Since release of Iron Man, Marvel Studios gave more stories of heroism and triumph on the big screen than comic book readers thought possible. The latest film not only introduces audiences to a country we have been anticipating since Age of Ultron but also to a man who may be the only of his kind so far. Many will dismiss the idea as me riding the wave of hype around the first predominately black casted film, wanting to sound progressive for the ideas addressed in the movie, and that this overreaction will die down after I look at the film objectively. Well . . . I will demonstrate just how universal and pioneering Black Panther will remain long after February is over.
Often there’s very little time reserved to get to know the villains in MCU movies. “I want to take over the world/destroy these people because I can” is the standard for most Big Bads. Which is fine. It happens in most of the Great Stories. But some of us have become numb to the mustache twirling caricatures of real life. We’re looking for a villain whom we kind of can’t blame for doing what they’re doing, as much as we would prefer it to be monochromatic.
In Black Panther, we learn the heart-breaking story of how Erik (Killmonger) was orphaned at a young age, learned of his Wakandan heritage, and sought vengeance on those who robbed him of El-Dorado. He lived as part of a marginalized section of society, stigmatized with crime. Killmonger became the antithesis of the peace-monger society of Wakanda. He was indoctrinated by imperialism to think the only way to enact justice on the oppressed was to use the oppressor’s own methods against them. Ironically, by wanting to conquer those who did him wrong, he became them.
As newly crowned king, T’Challa seeks to combat Killmonger’s destructive path by keeping Wakanda isolated and out of global affairs. He fears if people knew what they had, there would wars without end. But this pacifist ideology isn’t enough. T’Challa is defeated in the Duel on the Waterfall, and he makes the greatest evolution as a character because of it.
There is a step Joseph Campbell’s The Hero’s Journey called Atonement with the Father. This is the moment when the hero is shed of their juvenile self by the patriarch of their life and inducted into adulthood, independence. “The traditional idea of initiation,” writes Campbell, “combines an introduction of the candidate into the techniques, duties, and prerogatives of his vocation with a radical readjustment of his emotional relationship to the parental images. The mystagogue (father or father-substitute) is to entrust the symbols of office only to a son who has been effectually purged of all inappropriate infantile cathexes” (The Hero’s Journey 115). After T’Challa’s rescue and drinking of the heart-shaped herb, he experiences a radical readjustment when he confronts his father about not taking Erik with him after he killed his father. He is furious and disappointed in his father’s oversight because he always sought to emulate the man who was mentor, father, and prudent king. Campbell intends this to be a moment where the father is a point of good to navigate all future endeavors from. Black Panther turns this on its head and offers the hero a choice to be different from his father, not a foil of him.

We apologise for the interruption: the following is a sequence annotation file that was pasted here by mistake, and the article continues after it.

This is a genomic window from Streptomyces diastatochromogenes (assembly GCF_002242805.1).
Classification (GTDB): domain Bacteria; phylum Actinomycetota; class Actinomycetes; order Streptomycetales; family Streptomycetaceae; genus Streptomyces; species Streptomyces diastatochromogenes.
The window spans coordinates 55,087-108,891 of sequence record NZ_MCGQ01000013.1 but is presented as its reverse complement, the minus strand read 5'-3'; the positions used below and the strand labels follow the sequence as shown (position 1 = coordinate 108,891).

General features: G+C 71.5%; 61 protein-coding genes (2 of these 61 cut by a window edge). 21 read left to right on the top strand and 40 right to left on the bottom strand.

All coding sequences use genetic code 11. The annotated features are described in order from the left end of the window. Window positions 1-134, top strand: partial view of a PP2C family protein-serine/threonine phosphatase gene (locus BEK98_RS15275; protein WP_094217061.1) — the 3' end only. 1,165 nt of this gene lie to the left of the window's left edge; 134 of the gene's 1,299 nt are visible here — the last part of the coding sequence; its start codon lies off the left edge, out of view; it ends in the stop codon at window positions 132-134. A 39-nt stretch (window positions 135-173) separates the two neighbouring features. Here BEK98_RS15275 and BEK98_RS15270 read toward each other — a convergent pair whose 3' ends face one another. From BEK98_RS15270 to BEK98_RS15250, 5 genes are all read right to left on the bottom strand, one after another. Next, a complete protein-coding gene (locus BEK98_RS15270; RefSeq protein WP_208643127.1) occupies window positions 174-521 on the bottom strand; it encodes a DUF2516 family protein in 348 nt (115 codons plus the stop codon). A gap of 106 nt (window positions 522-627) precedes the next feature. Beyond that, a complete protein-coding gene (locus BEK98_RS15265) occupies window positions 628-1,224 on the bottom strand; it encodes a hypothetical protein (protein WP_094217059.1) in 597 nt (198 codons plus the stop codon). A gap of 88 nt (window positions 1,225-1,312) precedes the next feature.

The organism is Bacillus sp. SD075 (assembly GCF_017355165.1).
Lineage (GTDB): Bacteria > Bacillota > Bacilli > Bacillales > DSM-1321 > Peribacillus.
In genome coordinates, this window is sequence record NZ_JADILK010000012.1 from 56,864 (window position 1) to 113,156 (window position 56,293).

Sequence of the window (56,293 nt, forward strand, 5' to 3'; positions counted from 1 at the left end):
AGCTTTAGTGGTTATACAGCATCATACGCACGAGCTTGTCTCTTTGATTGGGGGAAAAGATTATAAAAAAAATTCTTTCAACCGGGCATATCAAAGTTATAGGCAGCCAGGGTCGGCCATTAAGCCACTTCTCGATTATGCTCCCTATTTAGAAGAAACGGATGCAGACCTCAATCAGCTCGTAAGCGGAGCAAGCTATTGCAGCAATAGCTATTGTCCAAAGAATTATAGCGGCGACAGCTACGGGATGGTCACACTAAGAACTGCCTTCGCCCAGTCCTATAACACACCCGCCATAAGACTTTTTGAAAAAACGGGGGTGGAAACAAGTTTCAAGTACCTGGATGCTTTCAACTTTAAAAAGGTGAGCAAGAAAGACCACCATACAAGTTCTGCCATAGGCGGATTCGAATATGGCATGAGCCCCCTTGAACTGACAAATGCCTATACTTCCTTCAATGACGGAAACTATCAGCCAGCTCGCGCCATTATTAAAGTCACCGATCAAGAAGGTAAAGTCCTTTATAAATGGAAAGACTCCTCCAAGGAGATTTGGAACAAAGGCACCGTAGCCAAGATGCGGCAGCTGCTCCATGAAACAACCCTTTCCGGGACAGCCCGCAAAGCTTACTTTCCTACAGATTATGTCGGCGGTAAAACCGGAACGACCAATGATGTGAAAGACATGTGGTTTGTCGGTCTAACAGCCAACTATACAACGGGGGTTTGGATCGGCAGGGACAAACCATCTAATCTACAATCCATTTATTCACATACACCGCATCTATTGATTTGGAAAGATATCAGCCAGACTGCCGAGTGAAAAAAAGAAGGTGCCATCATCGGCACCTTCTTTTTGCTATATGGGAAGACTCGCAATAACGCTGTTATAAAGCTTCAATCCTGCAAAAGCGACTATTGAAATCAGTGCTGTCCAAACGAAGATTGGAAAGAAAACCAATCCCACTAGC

The liberty to choose one’s future is what makes Black Panther so inspiring as a writer. T’Challa and Erik embody the Taoist symbol of the yin-yang with an African twist of purple and gold instead of black and white. Their battle of ideologies and their very appearance align with the traditional dualism of many of the Greats. Therefore, we expect T’Challa to emerge victorious after a considerable struggle–and T’Challa does struggle! We expect order to be restored. The vibranium technology to be safely kept in the hands of people who would not abuse it.
Campbell tells us during the Atonement with the Father that the hero “is competent, consequently, now to enact himself the role of the initiator, the guide, the sun door, through whom one may pass from the infantile illusions of ‘good’ and ‘evil’ to an experience of the majesty of cosmic law” (116). The passing from illusions of “good” and “evil” is put to great effect in Black Panther. After subduing Killmonger, T’Challa doesn’t maintain the status quo, nor does he begin the Wakandan Empire. T’Challa and Erik’s ideologies were too far from the centre, and centre is precisely where T’Challa becomes the very embodiment of a true hero.
T’Challa announces that Wakanda will no longer be neutral. Instead they will help the world with their technology. He takes the middle path and learns from his adversary. Yin-yang, good-evil, black-white, pacifism-militarism, isolationism-imperialism are fragmented. Both extremes are diluted down to their cores and combined. Turns out both sides can win if one is willing to sacrifice part of their worldview and compromise with the opposition’s. This is what makes Black Panther unique. It shows us the power of the middle path, the power of diplomacy. It should be a continued reference for creators to duplicate in their own stories. It’s not just a fad. Despite the film’s flaws, it shows the fulfillment of the Hero’s Journey.